France Might Give Employees the Legal Right to Ignore Work Emails During Personal Time

As our world becomes increasingly connected, so too does the expectation that we should be accessible 24/7.

Gone are the 9-5 confines when it comes to conducting business at many companies.

In recognizing the importance and basic right to disconnect, France’s labour minister, Myriam El Khomri, is including a provision that would give employees the right to ignore professional emails and other messages when outside the office. It’s part of a handful of new reforms.

The reform would specify a division between work and home, and between private life and public life.

El Khomri was apparently inspired by a report by Bruno Mettling, a director general in charge of human resources at telecommunications giant Orange, who advocates the policy, claiming that employees likely to suffer “psychosocial risks” from an endless cycle of communication.

I’ve seen the potential of this happening – in everything from interrupted family dinners, to the anxiety of anticipating a work email (and subsequent work) on a bright, sunny Saturday.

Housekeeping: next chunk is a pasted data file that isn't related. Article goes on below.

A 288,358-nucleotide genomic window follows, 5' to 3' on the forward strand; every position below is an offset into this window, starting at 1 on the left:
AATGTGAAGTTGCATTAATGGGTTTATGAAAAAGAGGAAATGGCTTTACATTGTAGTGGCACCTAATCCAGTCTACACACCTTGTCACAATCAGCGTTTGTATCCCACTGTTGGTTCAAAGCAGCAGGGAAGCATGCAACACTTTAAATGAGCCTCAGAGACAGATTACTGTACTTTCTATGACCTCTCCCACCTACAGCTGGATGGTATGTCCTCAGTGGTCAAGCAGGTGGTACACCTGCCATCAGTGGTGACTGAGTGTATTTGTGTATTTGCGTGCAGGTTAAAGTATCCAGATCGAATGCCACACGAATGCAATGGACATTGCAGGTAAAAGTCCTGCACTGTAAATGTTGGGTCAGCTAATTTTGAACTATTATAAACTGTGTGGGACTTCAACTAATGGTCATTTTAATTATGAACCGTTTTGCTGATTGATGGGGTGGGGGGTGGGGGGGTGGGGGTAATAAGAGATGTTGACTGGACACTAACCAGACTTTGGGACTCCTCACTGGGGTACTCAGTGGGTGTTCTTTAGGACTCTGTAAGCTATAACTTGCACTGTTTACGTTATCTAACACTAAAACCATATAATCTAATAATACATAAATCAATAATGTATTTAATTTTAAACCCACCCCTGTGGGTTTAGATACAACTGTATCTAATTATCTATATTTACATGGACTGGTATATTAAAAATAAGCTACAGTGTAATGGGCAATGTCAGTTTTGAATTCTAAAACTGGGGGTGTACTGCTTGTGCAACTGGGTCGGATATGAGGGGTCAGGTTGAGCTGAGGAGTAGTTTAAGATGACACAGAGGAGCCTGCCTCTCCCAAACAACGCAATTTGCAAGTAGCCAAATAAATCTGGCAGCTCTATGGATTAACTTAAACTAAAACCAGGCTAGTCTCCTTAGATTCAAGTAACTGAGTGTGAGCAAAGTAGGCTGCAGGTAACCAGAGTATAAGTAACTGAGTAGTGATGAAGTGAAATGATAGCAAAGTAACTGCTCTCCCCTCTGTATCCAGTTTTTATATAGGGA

When it comes to the workplace, France is already famous for its 35-hour workweek, although this comes with the expectation that employees will continue to work remotely to compensate for lost time in many companies. In light of the country’s stagnant economy and close to record-high unemployment rates, the policy (which has been in place since the 1990s) has come under scrutiny recently.

At the same time, the distinction between work hours and personal hours is also the subject of a growing and heightened awareness. Appropriately, some companies both in France and globally have the “disconnect rule” in place. as Mettling told Europe 1 Radio (according to The Toronto Star), “Professionals who find the right balance between private and work life perform far better in their job than those who arrive shattered.”

One thing’s for sure, it looks like Canadian tech companies are certainly starting to agree.